How to write in a noisy environment

If you are a freelancer, chances are you have a quiet space available for your work. Copy writing within an office environment can present much more of a challenge when it comes to finding a suitable hideaway. As any office-dweller will know, meeting rooms are gold dust and sometimes even a booked room can be usurped by a colleague with a critical meeting to host. So with hideaway locations in high demand, it leaves us with the noisy open plan office environment.

Tuning out 

I work within a marketing team so there is need and desire for team collaboration. This usually works well, supported by facial cues and body language to suggest whether or not someone is open to questioning. However, the noise issue is not usually caused by team members because we can tune into each other’s vibe, it is the wider environment that impacts the most.

So to set the scene: Your blank word document is open and your copy writing task is ahead of you. The creativity is starting to whirl but the words have not yet been formed. All of a sudden, a few colleagues are beginning to have conversations around you and the noise is building. Then – the crescendo. At its peak your brain has lost all flow, your word document displays nonsense made up of a few words subconsciously picked up from random conversations.

How to write in this environment

It all sounds pretty hopeless, yet copy does get produced, so I deduce that I have evolved to write within this noisy environment. This is how:

1. Get to know the office quiet times (usually out of hours but could be worth it).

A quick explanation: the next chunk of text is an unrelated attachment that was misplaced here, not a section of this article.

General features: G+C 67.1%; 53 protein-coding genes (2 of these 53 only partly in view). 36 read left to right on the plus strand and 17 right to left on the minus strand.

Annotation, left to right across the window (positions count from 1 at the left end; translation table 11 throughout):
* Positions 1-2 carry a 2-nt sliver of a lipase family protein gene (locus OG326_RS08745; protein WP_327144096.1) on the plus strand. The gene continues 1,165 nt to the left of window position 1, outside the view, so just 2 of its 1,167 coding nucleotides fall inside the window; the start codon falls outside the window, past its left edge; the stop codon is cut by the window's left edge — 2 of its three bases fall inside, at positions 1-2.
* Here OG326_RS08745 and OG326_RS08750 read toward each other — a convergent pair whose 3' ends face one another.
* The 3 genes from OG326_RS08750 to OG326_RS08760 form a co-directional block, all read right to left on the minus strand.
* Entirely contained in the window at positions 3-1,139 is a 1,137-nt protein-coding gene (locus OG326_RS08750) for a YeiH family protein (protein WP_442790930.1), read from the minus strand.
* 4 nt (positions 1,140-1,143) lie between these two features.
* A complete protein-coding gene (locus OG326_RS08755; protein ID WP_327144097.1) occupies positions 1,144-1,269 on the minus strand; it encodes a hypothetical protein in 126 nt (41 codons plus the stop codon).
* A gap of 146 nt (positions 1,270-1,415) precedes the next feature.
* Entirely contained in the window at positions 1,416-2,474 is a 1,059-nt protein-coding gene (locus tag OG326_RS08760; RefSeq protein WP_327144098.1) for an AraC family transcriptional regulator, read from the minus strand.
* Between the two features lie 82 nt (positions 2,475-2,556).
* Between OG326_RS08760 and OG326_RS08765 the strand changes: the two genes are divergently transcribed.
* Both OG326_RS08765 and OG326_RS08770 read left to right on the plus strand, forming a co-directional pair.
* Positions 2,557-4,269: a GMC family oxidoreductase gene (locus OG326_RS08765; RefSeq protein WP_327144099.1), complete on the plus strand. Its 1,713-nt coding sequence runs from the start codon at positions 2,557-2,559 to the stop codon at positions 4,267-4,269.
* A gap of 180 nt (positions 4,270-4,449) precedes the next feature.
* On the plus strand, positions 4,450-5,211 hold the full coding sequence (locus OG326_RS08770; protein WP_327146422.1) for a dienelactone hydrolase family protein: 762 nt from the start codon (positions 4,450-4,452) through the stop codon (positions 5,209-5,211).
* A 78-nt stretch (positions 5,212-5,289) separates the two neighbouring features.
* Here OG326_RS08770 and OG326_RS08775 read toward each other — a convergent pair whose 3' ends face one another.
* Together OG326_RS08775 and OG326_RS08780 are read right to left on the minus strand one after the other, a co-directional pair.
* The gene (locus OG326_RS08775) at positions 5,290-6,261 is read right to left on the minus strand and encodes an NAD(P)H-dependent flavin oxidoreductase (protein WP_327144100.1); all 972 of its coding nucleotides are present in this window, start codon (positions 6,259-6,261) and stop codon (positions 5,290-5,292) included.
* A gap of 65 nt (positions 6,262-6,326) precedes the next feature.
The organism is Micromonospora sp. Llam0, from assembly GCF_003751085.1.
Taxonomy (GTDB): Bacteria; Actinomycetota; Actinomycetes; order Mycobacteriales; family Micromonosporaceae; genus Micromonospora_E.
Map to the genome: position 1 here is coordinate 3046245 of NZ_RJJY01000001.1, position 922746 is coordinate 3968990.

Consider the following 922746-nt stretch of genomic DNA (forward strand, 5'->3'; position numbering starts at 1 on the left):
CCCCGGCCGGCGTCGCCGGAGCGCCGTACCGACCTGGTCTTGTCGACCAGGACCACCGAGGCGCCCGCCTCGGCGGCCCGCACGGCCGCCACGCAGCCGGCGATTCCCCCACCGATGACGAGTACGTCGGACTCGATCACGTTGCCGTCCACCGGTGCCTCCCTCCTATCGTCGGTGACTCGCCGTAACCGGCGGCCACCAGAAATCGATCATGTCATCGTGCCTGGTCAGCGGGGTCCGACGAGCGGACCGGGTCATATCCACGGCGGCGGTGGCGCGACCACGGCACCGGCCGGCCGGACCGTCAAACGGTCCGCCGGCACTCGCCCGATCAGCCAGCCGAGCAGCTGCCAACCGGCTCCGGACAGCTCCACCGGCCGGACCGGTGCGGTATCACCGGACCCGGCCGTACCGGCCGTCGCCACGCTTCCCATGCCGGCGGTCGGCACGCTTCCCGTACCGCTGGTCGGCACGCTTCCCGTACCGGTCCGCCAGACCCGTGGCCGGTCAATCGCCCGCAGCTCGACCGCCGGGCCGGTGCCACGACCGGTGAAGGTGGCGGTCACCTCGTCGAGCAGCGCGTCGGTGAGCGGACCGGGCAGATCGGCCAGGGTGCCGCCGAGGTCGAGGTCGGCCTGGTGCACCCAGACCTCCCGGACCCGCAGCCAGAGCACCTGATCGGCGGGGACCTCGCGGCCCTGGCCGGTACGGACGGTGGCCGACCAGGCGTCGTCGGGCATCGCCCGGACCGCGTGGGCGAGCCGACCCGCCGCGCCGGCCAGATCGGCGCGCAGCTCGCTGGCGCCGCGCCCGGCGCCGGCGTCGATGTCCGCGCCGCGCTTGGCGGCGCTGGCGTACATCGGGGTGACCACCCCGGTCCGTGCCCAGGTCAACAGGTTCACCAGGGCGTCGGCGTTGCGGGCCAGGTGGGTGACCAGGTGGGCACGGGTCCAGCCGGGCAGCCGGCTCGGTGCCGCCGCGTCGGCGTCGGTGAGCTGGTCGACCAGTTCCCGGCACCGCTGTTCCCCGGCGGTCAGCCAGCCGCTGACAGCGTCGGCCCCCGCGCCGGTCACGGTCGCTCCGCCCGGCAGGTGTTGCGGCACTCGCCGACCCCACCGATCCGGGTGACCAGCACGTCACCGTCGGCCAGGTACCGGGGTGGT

2. Keep a headset by your desk and listen to some music. You will have to keep the sound low enough to hear your phone ring and respond to someone waving at you but there is no doubt, this works.

3.Stick to your strongest time of day for this kind of work.You can work through some of the nosiest times when you are on a roll.

4.Divide up the writing task into component parts, produce half of it and then re-read it in a quieter moment to see if it makes sense.

5.Make your immediate team aware that you are writing, so they can withhold interruptions until you are finished.

So whilst the open-plan office would not be my preferred choice of environment for writing copy, it seems I have adapted to it.

I am very jealous if you are reading this from your attic office or garden out-house though!


About the author: Rebecca Greenwood


Creative professional marketer and copywriter with a passion for amateur photography

This article was first published by Rebecca Greenwood

2 replies
  1. Terry O'Brien
    Terry O'Brien says:

    Who thought that open office plans were a good thing?
    I’ve never met anyone (over 30) who likes them. Media should be made in a cave!

    I just did a video job in one. Imagine trying to mix audio in an undifferentiated open office environment. All the noise issues you mentioned — plus ambient music. It takes 3 times as long to do the work and I’m sure my hearing is compromised by having to crank up headphone volume to try and hear things like recorded room tone. Who was it at corporations bought into this big, happy open concept silliness?

    As it should be, I write this from my personal video edit suite with a view of the trees and mountains. Don’t be too jealous, I’m baking in the sun! It’s always something.

  2. vix
    vix says:

    I could as well just quote what Terry O’Brien wrote. Almost 30 years in the trade and I haven’t found a single colleague appreciating the productivity increase induced by the open space promiscuity. Not a one. But then, on the other hand, I suppose that responds to other issues, like stimulating rivalry and competitiveness, which in turn, supposedly, should bring to a strained exploitation of the talents present in the space. Does it make sense? To whom? I, for one, after 16 years in an open space – a very undisciplined one – am enjoying the silence and calm of my studio at home.

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